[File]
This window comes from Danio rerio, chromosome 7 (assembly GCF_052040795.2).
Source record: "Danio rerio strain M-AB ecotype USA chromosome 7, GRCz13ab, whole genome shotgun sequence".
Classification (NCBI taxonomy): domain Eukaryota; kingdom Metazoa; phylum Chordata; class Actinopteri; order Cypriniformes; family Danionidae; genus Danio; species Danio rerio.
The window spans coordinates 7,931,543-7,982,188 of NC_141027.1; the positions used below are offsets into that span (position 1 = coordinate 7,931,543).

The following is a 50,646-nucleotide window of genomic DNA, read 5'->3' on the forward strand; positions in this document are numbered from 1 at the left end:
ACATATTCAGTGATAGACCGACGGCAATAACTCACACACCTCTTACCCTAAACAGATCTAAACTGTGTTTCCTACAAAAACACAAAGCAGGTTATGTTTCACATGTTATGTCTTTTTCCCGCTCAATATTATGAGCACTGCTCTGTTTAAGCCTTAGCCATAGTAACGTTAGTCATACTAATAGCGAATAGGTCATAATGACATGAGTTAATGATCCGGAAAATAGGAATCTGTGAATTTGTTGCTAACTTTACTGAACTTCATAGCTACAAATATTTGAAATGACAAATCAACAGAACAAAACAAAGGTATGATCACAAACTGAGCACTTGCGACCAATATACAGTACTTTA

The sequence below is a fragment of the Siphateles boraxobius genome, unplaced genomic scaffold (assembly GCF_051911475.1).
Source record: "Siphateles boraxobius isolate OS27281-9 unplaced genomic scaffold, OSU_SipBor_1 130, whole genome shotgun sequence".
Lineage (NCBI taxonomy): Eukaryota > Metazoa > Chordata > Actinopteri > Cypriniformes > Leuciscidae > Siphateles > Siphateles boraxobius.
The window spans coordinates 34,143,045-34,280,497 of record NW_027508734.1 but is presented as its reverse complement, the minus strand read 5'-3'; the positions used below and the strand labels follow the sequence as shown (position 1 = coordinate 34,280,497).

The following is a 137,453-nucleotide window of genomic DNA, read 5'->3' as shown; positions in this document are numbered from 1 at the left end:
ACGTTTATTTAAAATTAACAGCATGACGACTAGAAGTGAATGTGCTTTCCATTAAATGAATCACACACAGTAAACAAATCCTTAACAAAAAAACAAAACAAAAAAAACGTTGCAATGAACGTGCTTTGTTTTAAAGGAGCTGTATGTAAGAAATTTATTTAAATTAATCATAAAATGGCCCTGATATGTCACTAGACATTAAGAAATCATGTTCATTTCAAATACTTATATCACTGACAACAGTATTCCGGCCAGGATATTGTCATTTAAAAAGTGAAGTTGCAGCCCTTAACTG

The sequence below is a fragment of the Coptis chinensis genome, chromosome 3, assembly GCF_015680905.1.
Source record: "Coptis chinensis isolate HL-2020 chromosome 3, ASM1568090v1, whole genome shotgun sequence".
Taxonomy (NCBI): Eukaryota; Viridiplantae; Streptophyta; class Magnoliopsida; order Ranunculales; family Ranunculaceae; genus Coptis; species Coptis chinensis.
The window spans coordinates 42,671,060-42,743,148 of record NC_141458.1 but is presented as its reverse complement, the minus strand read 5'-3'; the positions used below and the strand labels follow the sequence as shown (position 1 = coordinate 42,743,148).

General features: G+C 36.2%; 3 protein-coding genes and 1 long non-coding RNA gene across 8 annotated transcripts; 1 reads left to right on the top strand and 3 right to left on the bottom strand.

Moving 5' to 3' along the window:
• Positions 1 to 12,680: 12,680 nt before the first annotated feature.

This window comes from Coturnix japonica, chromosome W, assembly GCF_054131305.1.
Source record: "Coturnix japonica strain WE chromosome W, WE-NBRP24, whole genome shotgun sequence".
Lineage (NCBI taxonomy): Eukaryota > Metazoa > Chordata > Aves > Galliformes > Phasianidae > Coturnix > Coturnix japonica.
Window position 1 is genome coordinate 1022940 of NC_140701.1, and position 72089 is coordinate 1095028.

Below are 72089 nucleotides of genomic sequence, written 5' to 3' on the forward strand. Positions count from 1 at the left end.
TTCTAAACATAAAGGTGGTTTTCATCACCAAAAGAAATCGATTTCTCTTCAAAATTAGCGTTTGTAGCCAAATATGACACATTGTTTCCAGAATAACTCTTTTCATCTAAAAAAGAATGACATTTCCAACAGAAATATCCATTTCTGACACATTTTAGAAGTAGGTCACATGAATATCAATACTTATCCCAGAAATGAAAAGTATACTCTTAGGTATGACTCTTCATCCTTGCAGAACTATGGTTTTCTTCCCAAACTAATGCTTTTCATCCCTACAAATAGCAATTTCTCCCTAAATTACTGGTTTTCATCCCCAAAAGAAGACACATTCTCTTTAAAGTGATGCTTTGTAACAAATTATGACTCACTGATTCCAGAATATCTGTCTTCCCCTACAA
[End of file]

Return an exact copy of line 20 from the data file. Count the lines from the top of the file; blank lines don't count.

This window comes from Coturnix japonica, chromosome W, assembly GCF_054131305.1.